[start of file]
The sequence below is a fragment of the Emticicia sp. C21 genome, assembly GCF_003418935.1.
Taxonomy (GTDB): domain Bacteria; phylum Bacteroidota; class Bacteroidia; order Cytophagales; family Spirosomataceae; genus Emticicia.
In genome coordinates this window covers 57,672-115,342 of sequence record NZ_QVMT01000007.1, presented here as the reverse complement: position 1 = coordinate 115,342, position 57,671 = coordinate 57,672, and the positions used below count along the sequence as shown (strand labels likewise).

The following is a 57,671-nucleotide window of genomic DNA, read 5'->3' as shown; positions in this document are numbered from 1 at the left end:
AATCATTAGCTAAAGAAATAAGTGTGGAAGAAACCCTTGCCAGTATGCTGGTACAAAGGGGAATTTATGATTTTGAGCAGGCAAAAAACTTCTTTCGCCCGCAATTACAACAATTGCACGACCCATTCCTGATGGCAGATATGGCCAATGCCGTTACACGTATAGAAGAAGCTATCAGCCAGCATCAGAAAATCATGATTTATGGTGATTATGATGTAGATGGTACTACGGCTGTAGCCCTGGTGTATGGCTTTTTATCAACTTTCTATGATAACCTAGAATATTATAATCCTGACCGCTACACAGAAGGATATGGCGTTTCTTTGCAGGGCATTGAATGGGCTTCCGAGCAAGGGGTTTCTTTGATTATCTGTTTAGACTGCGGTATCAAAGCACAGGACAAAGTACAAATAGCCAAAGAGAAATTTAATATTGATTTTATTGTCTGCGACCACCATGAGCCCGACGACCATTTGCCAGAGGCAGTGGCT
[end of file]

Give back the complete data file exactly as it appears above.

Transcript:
The sequence below is a fragment of the Emticicia sp. C21 genome, assembly GCF_003418935.1.
Taxonomy (GTDB): domain Bacteria; phylum Bacteroidota; class Bacteroidia; order Cytophagales; family Spirosomataceae; genus Emticicia.
In genome coordinates this window covers 57,672-115,342 of sequence record NZ_QVMT01000007.1, presented here as the reverse complement: position 1 = coordinate 115,342, position 57,671 = coordinate 57,672, and the positions used below count along the sequence as shown (strand labels likewise).

The following is a 57,671-nucleotide window of genomic DNA, read 5'->3' as shown; positions in this document are numbered from 1 at the left end:
AATCATTAGCTAAAGAAATAAGTGTGGAAGAAACCCTTGCCAGTATGCTGGTACAAAGGGGAATTTATGATTTTGAGCAGGCAAAAAACTTCTTTCGCCCGCAATTACAACAATTGCACGACCCATTCCTGATGGCAGATATGGCCAATGCCGTTACACGTATAGAAGAAGCTATCAGCCAGCATCAGAAAATCATGATTTATGGTGATTATGATGTAGATGGTACTACGGCTGTAGCCCTGGTGTATGGCTTTTTATCAACTTTCTATGATAACCTAGAATATTATAATCCTGACCGCTACACAGAAGGATATGGCGTTTCTTTGCAGGGCATTGAATGGGCTTCCGAGCAAGGGGTTTCTTTGATTATCTGTTTAGACTGCGGTATCAAAGCACAGGACAAAGTACAAATAGCCAAAGAGAAATTTAATATTGATTTTATTGTCTGCGACCACCATGAGCCCGACGACCATTTGCCAGAGGCAGTGGCT